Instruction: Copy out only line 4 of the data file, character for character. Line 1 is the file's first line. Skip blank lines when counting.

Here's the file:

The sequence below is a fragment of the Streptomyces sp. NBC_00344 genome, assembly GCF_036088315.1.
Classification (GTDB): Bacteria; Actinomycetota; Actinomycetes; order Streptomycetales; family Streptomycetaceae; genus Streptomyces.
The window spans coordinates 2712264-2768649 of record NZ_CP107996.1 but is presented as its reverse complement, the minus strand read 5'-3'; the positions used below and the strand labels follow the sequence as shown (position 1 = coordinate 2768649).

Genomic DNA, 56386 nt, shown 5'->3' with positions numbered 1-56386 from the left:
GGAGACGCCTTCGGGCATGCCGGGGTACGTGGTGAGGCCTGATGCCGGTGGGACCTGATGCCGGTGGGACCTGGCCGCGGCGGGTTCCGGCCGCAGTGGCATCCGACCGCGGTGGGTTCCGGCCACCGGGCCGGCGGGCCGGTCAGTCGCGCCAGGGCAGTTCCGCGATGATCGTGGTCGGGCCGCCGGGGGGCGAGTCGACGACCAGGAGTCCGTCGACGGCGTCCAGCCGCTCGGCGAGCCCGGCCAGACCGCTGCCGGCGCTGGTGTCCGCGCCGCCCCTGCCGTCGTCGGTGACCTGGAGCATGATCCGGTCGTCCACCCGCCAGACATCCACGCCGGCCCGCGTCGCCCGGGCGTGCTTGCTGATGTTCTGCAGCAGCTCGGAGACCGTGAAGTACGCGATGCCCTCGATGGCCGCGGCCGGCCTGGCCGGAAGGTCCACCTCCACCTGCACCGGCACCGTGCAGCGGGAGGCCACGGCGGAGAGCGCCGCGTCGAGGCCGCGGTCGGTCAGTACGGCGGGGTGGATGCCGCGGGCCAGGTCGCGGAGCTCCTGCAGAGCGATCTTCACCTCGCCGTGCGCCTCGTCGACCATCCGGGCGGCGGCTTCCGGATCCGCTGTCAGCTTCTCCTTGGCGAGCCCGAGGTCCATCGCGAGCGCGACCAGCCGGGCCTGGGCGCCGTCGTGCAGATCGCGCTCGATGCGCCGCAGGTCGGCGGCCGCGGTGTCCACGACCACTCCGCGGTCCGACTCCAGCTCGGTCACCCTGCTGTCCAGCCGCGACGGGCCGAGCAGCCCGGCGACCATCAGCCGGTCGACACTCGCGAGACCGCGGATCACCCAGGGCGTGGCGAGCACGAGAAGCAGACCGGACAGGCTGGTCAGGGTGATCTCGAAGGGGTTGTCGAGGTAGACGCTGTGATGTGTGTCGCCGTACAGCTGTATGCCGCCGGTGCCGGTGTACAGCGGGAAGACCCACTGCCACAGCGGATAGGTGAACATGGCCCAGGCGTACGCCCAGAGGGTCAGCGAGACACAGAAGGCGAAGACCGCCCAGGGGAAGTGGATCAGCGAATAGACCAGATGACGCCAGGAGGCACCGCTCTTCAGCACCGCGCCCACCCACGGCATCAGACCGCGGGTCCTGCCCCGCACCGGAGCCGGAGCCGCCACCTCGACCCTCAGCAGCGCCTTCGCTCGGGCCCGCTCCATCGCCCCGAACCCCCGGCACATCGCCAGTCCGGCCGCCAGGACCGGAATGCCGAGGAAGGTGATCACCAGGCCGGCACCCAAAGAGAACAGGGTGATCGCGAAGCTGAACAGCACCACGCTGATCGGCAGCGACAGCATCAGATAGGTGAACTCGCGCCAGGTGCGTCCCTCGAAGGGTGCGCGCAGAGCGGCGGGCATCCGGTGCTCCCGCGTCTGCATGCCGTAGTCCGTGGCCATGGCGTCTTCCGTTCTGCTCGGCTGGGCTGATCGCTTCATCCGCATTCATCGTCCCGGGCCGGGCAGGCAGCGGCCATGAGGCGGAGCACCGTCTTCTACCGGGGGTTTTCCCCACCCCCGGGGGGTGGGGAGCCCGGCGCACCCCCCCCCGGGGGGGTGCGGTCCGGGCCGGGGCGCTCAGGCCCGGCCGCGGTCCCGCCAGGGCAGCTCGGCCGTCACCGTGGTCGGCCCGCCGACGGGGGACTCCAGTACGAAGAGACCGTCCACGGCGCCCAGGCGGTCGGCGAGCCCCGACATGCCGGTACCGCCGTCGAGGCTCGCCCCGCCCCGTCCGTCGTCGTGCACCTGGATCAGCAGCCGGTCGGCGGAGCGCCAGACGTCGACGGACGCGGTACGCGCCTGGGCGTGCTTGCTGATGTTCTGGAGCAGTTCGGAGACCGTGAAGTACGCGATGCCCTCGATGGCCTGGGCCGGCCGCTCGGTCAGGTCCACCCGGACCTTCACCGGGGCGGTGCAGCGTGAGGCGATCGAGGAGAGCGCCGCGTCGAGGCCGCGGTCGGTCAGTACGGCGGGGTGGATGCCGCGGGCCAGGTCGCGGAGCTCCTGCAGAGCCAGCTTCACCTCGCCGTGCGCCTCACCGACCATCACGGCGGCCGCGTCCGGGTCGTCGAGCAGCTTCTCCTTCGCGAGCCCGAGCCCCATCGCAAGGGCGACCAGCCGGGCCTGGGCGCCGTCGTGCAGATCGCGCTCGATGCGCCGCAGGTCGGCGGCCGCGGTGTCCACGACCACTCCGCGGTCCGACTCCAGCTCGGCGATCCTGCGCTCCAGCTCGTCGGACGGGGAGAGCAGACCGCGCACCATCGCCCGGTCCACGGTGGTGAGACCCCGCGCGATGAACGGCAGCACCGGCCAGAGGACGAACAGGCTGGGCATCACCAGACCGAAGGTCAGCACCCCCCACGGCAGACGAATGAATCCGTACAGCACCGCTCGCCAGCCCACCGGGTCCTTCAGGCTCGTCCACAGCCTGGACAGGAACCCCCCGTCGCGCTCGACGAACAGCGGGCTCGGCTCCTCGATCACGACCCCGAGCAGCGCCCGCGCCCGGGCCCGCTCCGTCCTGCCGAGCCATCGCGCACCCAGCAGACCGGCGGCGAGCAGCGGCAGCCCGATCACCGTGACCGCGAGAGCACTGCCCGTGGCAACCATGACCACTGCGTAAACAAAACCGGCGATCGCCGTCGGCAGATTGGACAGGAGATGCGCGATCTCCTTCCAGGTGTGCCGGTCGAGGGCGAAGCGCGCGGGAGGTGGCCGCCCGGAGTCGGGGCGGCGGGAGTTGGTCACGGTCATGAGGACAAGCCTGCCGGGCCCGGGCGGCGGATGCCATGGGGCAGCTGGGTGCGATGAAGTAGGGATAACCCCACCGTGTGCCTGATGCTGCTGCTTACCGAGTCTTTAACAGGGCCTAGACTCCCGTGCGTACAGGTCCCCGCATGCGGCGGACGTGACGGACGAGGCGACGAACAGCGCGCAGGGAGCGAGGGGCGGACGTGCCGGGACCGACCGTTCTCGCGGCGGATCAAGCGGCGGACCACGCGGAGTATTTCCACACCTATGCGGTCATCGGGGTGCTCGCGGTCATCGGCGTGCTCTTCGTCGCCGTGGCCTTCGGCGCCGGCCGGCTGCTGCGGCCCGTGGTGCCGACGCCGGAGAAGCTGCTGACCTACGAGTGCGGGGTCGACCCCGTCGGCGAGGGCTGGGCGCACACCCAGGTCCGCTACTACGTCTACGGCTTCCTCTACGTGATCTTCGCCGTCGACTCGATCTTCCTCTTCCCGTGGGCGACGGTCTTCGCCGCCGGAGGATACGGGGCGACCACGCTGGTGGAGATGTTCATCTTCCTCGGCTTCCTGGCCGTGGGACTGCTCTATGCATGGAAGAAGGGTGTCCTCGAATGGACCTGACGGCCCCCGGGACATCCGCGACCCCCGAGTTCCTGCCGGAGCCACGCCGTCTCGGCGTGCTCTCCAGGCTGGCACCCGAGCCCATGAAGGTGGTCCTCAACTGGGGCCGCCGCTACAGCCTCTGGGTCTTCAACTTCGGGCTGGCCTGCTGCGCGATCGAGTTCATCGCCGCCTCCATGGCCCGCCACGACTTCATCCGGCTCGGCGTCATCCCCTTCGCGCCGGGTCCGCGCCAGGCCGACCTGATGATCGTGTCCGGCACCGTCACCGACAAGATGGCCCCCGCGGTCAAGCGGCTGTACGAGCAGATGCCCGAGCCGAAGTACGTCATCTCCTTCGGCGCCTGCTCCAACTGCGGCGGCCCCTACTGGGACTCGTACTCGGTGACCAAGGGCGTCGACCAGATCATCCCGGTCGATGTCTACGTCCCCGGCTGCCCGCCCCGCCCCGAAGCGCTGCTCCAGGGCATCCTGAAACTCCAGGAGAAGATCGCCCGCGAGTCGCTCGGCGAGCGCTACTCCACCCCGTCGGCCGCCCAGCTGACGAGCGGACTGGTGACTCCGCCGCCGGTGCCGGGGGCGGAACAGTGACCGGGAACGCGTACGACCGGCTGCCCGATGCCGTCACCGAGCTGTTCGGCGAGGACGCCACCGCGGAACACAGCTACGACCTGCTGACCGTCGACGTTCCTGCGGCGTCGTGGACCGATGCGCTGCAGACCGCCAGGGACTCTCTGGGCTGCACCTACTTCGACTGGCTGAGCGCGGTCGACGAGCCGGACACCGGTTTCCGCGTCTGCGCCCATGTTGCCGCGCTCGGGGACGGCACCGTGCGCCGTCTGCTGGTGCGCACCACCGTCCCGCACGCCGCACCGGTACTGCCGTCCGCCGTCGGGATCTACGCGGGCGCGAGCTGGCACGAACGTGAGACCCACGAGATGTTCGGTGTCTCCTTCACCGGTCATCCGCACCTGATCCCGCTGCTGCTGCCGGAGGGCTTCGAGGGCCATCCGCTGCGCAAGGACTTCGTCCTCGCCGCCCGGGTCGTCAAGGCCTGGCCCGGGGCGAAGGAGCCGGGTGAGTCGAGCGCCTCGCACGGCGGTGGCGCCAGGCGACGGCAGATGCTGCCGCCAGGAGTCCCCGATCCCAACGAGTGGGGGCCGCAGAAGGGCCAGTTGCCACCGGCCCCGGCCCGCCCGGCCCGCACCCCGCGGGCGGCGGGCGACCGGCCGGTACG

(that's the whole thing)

Genomic DNA, 56386 nt, shown 5'->3' with positions numbered 1-56386 from the left: